Who WILL speak up for Middle Scotland?
IT was much-hyped, but for the SNP it was a Line of Duty election – a huge build-up, with a damp squib of an ending.
And like the television show there’s the prospect of another instalment, with broadly the same cast and a very familiar plot.
The tribalisation of our political system is an inescapable reality – both sides have dug in for perpetual battle, and neither of them are willing to yield any ground.
Yet as Gordon Brown pointed out yesterday, there are swathes of voters in the middle who frankly don’t much care about nationalism, or indeed Unionism.
They have priorities that doubtless in the eyes of SNP strategists seem a lot more trivial than setting up a new state – like making a success of the existing one.
Most of them care deeply about improving schools and the NHS, or adequate care for their elderly relatives, or even getting a GP or dentist’s appointment.
But they’re effectively homeless in electoral terms, as our politics have been bent out of shape over the last 14 years – with every issue viewed through a constitutional lens.
In this endless trench warfare, it’s the only thing that matters – you may like the idea of more recycling and cleaner fuel, but your Green vote will be hijacked for the independence cause.
Polling by Mr Brown’s think-tank, Our Scottish Future, found Scotland is divided into three camps, not two – it’s just that two of those camps get the most attention.
There are the ‘ideologically committed nationalists’, at just above 30 per cent of the electorate, the ‘out-and-out Unionists’, who also number 30 per cent, but also the 40 per cent in the middle.
While the SNP won 48 per cent of the vote on Thursday, 73 per cent of Scots say they are in favour of ‘better co-operation between Scotland and the rest of the UK’, and according to Mr Brown the ‘living symbol of this British connection, illustrated by the vaccination, is for Scots, the NHS’.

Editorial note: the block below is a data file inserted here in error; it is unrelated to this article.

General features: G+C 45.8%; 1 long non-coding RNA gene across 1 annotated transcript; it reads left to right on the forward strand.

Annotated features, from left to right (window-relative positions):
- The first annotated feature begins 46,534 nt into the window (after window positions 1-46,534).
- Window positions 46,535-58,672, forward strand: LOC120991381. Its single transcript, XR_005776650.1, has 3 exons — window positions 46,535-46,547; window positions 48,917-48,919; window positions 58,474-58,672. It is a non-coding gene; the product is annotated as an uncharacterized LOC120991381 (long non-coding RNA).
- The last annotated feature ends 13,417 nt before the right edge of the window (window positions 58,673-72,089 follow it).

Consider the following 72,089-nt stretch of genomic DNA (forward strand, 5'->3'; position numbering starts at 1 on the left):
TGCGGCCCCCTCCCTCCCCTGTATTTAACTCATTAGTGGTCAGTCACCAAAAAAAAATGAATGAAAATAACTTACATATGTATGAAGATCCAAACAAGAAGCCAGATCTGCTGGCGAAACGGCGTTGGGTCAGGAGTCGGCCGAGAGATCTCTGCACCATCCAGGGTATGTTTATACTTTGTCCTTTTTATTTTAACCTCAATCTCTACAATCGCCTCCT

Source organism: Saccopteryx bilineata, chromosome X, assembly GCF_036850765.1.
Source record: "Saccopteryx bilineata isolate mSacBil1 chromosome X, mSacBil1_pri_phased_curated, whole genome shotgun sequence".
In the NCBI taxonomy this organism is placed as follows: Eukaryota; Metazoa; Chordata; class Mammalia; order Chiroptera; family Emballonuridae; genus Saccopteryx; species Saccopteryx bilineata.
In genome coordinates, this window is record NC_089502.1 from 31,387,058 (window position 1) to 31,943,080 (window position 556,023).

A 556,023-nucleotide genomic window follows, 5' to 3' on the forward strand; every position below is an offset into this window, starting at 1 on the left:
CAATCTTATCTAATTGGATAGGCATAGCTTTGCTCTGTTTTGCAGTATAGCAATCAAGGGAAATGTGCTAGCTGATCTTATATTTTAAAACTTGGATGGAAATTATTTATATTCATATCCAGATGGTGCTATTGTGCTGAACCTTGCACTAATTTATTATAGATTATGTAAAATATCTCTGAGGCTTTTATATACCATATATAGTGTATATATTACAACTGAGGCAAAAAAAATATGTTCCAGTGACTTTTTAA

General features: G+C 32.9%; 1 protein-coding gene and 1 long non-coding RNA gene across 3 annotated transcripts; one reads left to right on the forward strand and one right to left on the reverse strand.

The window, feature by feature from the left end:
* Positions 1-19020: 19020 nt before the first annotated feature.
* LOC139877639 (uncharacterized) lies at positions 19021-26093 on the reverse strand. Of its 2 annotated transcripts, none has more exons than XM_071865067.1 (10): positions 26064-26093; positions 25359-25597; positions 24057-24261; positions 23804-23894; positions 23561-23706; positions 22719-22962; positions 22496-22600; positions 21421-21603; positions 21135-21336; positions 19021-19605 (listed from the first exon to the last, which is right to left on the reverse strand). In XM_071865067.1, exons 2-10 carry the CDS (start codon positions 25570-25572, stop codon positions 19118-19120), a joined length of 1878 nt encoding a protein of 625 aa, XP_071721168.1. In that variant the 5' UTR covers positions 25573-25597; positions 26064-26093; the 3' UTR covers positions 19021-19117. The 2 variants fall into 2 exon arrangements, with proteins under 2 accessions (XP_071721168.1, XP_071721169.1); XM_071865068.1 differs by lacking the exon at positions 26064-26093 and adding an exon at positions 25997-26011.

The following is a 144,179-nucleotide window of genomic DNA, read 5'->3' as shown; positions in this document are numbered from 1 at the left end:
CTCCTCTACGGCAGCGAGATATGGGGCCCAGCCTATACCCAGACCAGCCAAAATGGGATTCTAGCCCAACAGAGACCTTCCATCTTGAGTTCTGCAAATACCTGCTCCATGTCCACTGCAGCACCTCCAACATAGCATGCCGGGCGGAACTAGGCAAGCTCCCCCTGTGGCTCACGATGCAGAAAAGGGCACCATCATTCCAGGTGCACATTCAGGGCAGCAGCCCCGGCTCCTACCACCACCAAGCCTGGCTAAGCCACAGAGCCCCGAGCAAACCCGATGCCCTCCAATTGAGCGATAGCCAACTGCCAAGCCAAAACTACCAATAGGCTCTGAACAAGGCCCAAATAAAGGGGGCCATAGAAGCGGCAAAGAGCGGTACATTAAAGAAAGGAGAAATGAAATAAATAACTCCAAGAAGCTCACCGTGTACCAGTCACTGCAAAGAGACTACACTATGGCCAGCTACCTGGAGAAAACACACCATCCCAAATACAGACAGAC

He’s right to conclude that ‘by trying to force Scots to choose between Scotland and Britain, the pair [nationalists and Unionists] are colluding with the other to turn the complex 3D reality of Scotland into a binary 2D contest’.
Middle Scotland ‘shares some of the characteristics of wholly committed nationalists – not only do they feel more Scottish than British but they prefer the Scottish parliament over a UK parliament and the Scottish First Minister to the UK Prime Minister’.
They vote for the SNP believing it will stand up for Scotland, but ‘they don’t want to make the choice between being Scottish and British’ – and they haven’t given up on a British dimension in their lives.
The former Prime Minister’s solution is to campaign for a ‘positive progressive and patriotic case for Scotland in Britain’ – a move that may force the Scottish Tories to break out of the mould of a resistance movement (a task it has performed well), and offer something new.
It’s clear there’s a large constituency out there who don’t much have time for ideological extremes.
There are a lot of us who’d like to hear the argument for a thriving low-tax economy which incentivises productivity – with the proceeds used for good schools and hospitals, but it never seems to materialise.
Celebrations: but where does Sturgeon go from here?
Emerging from Covid, we need that debate to start urgently, yet we’re stuck in the Yes/No quagmire, steeped in the minutiae of when a referendum should be held, how it would be run, or how it can be stopped.